In at least one way, CNBC and the Fed share an unspoken “third mandate”. While according to Congress, the Fed is responsible for maintaining stable prices and low unemployment – and CNBC proclaims to be a purveyor of real-time news and analysis – both organizations have also taken it upon themselves to help prop up asset prices. For anybody who doubts CNBC’s perennial bullishness, just take a look back at all of the talk about ‘this is what a market bottom looks like’ that has occurred this week.
And while CNBC has typically laughed at market “conspiracy theories” like the notion that the Federal Reserve has used asset purchases and low interest rates with the explicit goal of propping up stocks, once in a while, a rare nugget of truth slips out.
During a segment on Friday morning’s “Squawk on the Street”, Vinay Pande, head of trading strategies for the wealth management unit at UBS Group AG, said during a discussion about QE that the Fed’s easy money policies and their impact on asset prices has been far more nebulous than many economists would have viewers believe.
CNBC’s Sara Eisen reacted to this with a mix of surprise and incredulity, and apparently couldn’t stop herself from pointing out that “everybody” agrees that the Fed’s policies resulted in a very specific outcome – namely, they sent asset prices higher.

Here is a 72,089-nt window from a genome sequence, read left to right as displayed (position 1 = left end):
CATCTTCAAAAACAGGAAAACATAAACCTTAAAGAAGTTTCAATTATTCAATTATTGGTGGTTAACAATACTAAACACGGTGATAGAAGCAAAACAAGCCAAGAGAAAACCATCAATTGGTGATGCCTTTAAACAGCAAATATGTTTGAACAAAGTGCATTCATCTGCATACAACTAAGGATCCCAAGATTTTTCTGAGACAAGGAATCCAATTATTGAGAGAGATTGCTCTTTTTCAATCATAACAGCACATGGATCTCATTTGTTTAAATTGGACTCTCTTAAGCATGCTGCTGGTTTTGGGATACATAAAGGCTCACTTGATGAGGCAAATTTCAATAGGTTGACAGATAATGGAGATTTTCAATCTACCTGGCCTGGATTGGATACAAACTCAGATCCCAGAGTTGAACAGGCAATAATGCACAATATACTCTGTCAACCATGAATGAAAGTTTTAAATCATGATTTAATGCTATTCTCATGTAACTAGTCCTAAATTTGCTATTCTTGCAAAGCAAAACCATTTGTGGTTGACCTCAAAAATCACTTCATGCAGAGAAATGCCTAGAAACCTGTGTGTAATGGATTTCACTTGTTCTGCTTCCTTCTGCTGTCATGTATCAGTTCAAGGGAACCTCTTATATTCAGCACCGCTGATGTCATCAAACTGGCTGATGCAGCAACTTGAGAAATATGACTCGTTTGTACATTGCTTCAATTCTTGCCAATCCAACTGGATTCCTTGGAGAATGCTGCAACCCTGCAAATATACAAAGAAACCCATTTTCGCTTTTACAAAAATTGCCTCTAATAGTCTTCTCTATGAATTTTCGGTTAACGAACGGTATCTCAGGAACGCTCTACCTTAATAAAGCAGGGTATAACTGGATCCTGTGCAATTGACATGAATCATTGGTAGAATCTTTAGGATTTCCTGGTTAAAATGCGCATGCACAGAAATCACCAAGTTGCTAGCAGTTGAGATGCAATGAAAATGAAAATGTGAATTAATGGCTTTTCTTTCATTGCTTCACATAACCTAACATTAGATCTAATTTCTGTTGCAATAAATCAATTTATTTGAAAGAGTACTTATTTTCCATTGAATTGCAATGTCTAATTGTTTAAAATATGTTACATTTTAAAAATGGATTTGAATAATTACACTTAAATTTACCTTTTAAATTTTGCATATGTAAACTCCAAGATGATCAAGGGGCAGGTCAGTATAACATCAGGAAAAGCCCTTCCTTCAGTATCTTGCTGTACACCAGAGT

Vinay Pande: “I have not met two economists who agree on the impact of QE…”
Sarah Eisen: “But every body agrees that it propped up the stock market.”
Pande: In the sense that it conveyed that the Fed was serious – it was a signaling tool…
Pande then contrasted the Fed’s QE with the BOJ’s. The BOJ bought stocks directly, which definitely propped up the country’s equity market, while the Fed stuck with bonds, and didn’t buy stocks outright.
Setting aside the fact that plenty of economists agree that QE directly propped up the stock market, Pande is effectively arguing that the act of buying trillions of dollars of assets isn’t what sent stocks higher in a virtually uninterrupted rally over the past eight years. Instead, he’s saying that the Fed’s asset purchases were merely a “signaling tool” – ie that the impact on markets from QE1, QE2 and QE3 was purely psychological. Which of course, ignores Bernanke’s infamous WaPo oped which explicitly said that the unstated purpose of the Fed’s “price stability” mandate is to boost the “wealth effect”, i.e. ramp up markets, to wit:
“higher stock prices will boost consumer wealth and help increase confidence, which can also spur spending. Increased spending will lead to higher incomes and profits that, in a virtuous circle, will further support economic expansion.”
Hence the laughter at the stupidity (or merely propaganda) of anyone who still claims that the Fed did not prop up the stock market.